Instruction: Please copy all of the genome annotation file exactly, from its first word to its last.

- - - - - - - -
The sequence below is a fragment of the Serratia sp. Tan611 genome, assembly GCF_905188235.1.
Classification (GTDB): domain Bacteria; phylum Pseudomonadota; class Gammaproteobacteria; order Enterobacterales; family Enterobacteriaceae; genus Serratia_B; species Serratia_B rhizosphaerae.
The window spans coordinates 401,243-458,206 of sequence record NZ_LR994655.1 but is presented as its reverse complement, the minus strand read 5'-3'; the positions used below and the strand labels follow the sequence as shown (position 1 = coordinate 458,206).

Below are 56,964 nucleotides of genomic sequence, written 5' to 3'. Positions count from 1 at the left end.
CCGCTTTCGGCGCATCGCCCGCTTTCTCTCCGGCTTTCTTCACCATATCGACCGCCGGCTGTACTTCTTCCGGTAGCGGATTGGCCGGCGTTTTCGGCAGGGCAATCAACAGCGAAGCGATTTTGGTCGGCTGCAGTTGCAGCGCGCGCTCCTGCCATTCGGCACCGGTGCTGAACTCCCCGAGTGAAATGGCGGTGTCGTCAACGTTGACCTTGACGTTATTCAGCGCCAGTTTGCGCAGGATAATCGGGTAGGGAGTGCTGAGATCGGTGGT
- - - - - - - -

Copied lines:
The sequence below is a fragment of the Serratia sp. Tan611 genome, assembly GCF_905188235.1.
Classification (GTDB): domain Bacteria; phylum Pseudomonadota; class Gammaproteobacteria; order Enterobacterales; family Enterobacteriaceae; genus Serratia_B; species Serratia_B rhizosphaerae.
The window spans coordinates 401,243-458,206 of sequence record NZ_LR994655.1 but is presented as its reverse complement, the minus strand read 5'-3'; the positions used below and the strand labels follow the sequence as shown (position 1 = coordinate 458,206).

Below are 56,964 nucleotides of genomic sequence, written 5' to 3'. Positions count from 1 at the left end.
CCGCTTTCGGCGCATCGCCCGCTTTCTCTCCGGCTTTCTTCACCATATCGACCGCCGGCTGTACTTCTTCCGGTAGCGGATTGGCCGGCGTTTTCGGCAGGGCAATCAACAGCGAAGCGATTTTGGTCGGCTGCAGTTGCAGCGCGCGCTCCTGCCATTCGGCACCGGTGCTGAACTCCCCGAGTGAAATGGCGGTGTCGTCAACGTTGACCTTGACGTTATTCAGCGCCAGTTTGCGCAGGATAATCGGGTAGGGAGTGCTGAGATCGGTGGT